FIG. 3 is another perspective view of a section of the fabric material comprising the present invention to which is secured strips of fastening material having hoop and loop elements secured thereto as herein described.
FIG. 4 is a side elevational and sectional view of a chandelier extending from a supporting ceiling whose chain is encircled by the cover comprising the present invention which is in a slightly gathered condition.
Referring to the drawings and more particularly to FIG. 1, a chandelier cover shown generally as 8 includes a portion of fabric material 10 having a discreet longitudinal length 1 wrapped about a chandelier chain 12 in the manner shown. The fabric material portion 10 has first and second engaging edges 14,16. A strip of fastening material 18 having a series of minute hook-like projections 20 (FIG. 3) is secured to one of the engaging edges, and a strip of fastening material 22 having threads extending outwardly therefrom forming enclosed flexible loops 24 (FIG. 3) is secured to the other edge. These projections and threads are generally referenced as hook and loop elements. The strips of fastening material 18,22 engage each other when fabric portion 10 encircles the chandelier chain 12 and the hook-like projections 20 engage the closed flexible loops 24 to form a continuous and flexible joint shown generally as 26.
Since the cover 8 is selectively removable from around chain 12, it can be cleaned from time to time and reinstalled without disconnecting the chandelier from its supporting chain and cooperating electrical conductors.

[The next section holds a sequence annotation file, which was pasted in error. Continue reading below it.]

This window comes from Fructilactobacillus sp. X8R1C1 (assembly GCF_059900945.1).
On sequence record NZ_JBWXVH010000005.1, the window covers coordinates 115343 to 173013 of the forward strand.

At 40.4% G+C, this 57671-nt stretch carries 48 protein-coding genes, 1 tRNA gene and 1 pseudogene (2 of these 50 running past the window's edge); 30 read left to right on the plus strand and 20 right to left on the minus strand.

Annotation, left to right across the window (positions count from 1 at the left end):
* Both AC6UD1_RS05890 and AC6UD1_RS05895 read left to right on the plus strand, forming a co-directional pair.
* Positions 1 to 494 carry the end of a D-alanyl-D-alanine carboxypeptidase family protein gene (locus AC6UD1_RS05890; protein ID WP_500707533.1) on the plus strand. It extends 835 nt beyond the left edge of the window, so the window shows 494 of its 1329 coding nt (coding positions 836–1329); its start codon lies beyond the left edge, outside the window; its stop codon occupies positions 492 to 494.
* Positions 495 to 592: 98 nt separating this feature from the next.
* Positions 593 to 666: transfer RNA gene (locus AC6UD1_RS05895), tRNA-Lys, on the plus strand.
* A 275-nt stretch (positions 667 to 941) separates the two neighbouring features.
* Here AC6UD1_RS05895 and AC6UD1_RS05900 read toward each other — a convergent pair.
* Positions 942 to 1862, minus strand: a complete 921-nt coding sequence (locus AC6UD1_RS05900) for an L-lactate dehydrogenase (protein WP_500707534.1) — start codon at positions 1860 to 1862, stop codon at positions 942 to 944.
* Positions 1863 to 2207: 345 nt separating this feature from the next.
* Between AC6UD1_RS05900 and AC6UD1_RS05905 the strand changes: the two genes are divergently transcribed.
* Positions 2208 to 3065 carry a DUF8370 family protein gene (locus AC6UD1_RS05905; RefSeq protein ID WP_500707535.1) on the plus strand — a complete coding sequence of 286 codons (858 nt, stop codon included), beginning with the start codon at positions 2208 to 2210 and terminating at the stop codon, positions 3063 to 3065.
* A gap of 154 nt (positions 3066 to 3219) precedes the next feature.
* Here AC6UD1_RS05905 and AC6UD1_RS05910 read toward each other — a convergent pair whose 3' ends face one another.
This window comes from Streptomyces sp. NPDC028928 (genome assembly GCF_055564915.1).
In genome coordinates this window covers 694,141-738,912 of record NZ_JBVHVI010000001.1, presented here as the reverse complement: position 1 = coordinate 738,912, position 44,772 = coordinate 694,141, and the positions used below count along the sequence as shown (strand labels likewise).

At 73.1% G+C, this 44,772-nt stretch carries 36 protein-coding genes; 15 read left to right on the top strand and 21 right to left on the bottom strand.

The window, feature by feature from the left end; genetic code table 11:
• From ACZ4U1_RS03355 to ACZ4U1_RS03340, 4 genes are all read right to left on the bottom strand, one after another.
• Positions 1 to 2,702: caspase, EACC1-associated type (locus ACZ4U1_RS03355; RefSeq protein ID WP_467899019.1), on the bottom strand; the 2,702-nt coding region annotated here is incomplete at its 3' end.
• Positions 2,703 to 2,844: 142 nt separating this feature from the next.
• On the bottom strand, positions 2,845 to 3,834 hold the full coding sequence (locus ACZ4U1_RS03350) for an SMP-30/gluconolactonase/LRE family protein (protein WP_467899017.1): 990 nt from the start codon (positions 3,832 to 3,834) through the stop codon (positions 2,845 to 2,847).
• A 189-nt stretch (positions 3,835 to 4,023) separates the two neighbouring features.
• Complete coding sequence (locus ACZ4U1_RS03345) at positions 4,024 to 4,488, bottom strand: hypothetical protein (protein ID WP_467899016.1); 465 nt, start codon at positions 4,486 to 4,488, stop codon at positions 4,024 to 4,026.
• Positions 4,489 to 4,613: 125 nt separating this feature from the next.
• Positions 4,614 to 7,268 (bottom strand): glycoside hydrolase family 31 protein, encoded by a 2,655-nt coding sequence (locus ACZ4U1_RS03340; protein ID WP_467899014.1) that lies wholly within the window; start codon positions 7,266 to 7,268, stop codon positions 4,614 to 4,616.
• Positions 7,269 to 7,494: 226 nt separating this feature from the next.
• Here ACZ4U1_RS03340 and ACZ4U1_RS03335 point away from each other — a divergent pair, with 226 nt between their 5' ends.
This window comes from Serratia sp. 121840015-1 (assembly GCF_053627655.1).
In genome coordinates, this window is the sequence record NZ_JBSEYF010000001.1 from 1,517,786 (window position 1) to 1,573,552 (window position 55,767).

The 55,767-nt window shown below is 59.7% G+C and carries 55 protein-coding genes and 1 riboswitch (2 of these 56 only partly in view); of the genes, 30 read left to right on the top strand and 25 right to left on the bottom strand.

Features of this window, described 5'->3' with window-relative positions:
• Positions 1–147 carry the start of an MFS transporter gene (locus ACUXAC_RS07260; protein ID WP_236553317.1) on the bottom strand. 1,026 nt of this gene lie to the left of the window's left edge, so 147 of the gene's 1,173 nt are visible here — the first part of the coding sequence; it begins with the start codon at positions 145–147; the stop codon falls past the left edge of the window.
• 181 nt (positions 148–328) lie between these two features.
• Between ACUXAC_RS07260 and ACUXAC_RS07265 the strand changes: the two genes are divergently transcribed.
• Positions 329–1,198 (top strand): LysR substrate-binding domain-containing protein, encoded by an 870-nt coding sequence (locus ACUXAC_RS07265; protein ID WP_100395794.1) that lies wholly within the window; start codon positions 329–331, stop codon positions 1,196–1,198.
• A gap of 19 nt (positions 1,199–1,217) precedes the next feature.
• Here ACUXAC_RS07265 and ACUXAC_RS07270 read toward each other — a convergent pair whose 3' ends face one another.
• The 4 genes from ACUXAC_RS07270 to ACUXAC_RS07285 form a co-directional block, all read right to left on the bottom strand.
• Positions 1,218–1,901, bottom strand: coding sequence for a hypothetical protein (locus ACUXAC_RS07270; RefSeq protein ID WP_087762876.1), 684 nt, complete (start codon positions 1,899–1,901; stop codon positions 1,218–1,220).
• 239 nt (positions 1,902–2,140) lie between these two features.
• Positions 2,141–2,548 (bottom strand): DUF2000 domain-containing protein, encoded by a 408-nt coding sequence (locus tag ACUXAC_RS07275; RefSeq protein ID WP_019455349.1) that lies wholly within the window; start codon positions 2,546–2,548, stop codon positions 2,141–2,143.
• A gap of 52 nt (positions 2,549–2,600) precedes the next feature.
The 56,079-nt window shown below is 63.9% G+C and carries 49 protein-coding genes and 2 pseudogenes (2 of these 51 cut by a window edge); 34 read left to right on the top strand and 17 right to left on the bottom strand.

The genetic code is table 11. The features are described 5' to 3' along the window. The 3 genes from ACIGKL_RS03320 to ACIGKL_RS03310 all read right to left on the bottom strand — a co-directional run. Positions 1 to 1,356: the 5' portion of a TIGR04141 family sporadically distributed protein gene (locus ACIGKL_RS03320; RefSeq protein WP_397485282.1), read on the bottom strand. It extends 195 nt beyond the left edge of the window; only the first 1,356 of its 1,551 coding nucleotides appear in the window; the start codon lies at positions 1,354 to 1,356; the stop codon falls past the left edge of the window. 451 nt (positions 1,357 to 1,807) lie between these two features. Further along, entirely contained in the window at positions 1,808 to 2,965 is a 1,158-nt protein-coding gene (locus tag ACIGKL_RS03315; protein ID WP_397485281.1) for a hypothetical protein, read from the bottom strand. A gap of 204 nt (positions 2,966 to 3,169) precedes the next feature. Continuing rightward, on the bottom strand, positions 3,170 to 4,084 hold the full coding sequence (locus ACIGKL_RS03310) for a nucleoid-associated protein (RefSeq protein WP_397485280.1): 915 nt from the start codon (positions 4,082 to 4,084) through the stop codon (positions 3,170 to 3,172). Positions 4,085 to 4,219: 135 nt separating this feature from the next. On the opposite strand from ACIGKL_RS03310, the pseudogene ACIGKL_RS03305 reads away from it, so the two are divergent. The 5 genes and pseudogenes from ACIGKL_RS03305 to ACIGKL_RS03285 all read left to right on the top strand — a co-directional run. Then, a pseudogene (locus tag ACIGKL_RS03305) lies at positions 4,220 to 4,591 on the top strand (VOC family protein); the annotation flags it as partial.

FIG. 2 shows fabric material portion 10 forming cover 8 in a gathered relationship about chain 12. This condition is necessary from time to time in order to utilize a cover whose length exceeds the length of the chain to be covered. See for example the installation drawing of FIG. 4.
The strip of fastening material 18 is secured to and preferable extends along the entire length of the exterior edge 14 of fabric material portion 10. The fastening material includes a series of hook elements extending therefrom. I is preferably adhesively bonded in place. Obviously, other means may be utilized to secure the strip to fabric portion 10. A typical example of material suitable for this purpose is that sold under the trademarks VELSTICK and VELCRO.
The other edge 16 of fabric material portion 10 supports a strip 18 of fastening material having threads extending outwardly therefrom forming flexible loops 24 (loop elements). The Strip 18 as shown in FIG. 3 extends on the outer edge 16 of fabric material portion 10 along the full extent of that edge.
From the foregoing it can be seen that a full complement of fabrics and colors may be utilized in the present inventive concept. Moreover, the fabric may be waterproof, corrosive resistant, and flame retardant as the application requires.
The invention may be embodied in other specific forms without departing from the spirit or essential characteristics thereof. The present embodiments are therefore considered in all respects as illustrative and not restrictive, the scope of the invention being indicated by the impending claims rather than by the foregoing descriptions. All changes which come within the meaning and range of the equivalency of the claims are therefore intended to be embraced therein.